Gesell: You know, that’s a great question and I could probably answer that as well as you could. You drive down the street and you see people on their phone. I think mobile phones for a guy that’s in my age bracket or my demographic have certainly seeped their way into daily activities and daily routines whereas people in your demographic – people who are younger – you group up with this. Maybe the younger generations, I would guess – they’re probably going to be a bit more intertwined with that device than say an older driver.
VVN: What about people who need to use the GPS on their phone while driving? Is that also not permitted under this new ordinance?
Gesell: The state piece of legislation – as it sits now – completely allows that … it just has to be in the driver’s field of view as they’re looking at the road. Meaning, it has to be on your dashboard. It can’t be on your lap. I think we are all guilty at some point in time. I know I am.
VVN: Arizona has been battling with the issue of distracted driving for quite some time not with much progress in the legislature until recently. What do you think has changed?
Gesell: If you look at the statistics, some of that is culture or prevailing political climate. Interestingly enough, if you look at the states that have those laws in place, most of them are blue states. There are red states that have these ordinances and laws on the books, however, they’re more predominantly in blue states. Blue states tend to legislate. There’s more government generally. More acceptance of more regulation in blue states rather than red states. That’s probably one piece of it.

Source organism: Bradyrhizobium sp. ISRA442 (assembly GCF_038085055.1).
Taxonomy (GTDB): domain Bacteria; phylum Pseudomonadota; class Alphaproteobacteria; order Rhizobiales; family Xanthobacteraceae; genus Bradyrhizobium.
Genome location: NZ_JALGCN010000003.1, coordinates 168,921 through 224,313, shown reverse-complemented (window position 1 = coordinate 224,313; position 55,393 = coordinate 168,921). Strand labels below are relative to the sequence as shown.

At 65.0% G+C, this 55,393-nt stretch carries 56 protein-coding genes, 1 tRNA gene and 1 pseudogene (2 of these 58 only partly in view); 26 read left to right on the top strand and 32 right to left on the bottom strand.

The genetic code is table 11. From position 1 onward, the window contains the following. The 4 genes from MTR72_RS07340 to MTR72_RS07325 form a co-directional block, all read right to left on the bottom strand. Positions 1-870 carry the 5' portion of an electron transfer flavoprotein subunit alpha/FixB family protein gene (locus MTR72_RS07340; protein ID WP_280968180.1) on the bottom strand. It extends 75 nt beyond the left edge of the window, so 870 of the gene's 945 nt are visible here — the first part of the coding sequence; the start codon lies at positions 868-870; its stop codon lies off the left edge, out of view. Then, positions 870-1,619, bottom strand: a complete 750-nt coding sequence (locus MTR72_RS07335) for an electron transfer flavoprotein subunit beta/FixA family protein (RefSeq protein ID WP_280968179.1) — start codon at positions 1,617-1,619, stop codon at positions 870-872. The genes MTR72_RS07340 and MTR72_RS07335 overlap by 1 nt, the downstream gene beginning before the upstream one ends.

…Quite frankly, we live in a society where political will is generally garnered after tragedy and that’s what it takes many times to in this case to get the state legislature to take action.
VVN: What else would you like people to know? Any final thoughts?
Gesell: It’s entirely conceivable that we may never enforce Cottonwood’s ordinance because it will be superseded – ideally – by state law. That’s what we’re hoping and that’s what the communities and cities and Yavapai County collectively hoping. If we all adopt similar ordinances, then that will prod the state to enact legislation finally. Because the last thing we need is patchwork ordinances all over the state.
Jerome also bans cell phone use while driving
JEROME — If you’re planning on driving up Cleopatra Hill any time soon, it’s time to put your phone away.
Jerome Town Council unanimously passed an ordinance Tuesday banning cell phone use while driving.
Lawmakers are still pushing for a statewide ban at the Capitol. Cottonwood also recently passed its own ordinance.
“This is one of those things that if we don’t do it, it’s going to be blanketed on us anyway,” said Jerome Mayor Alex Barber.
Ordinance 447 amends the “offenses” chapter of the town’s code to include “Driving while using a portable communication device.”
“I just think it’s really important that we pass this,” said Vice Mayor Sage Harvey. “I’ve seen a lot of people on their phones driving in Jerome … Jerome in particular, it’s really stupid to be on your phone.”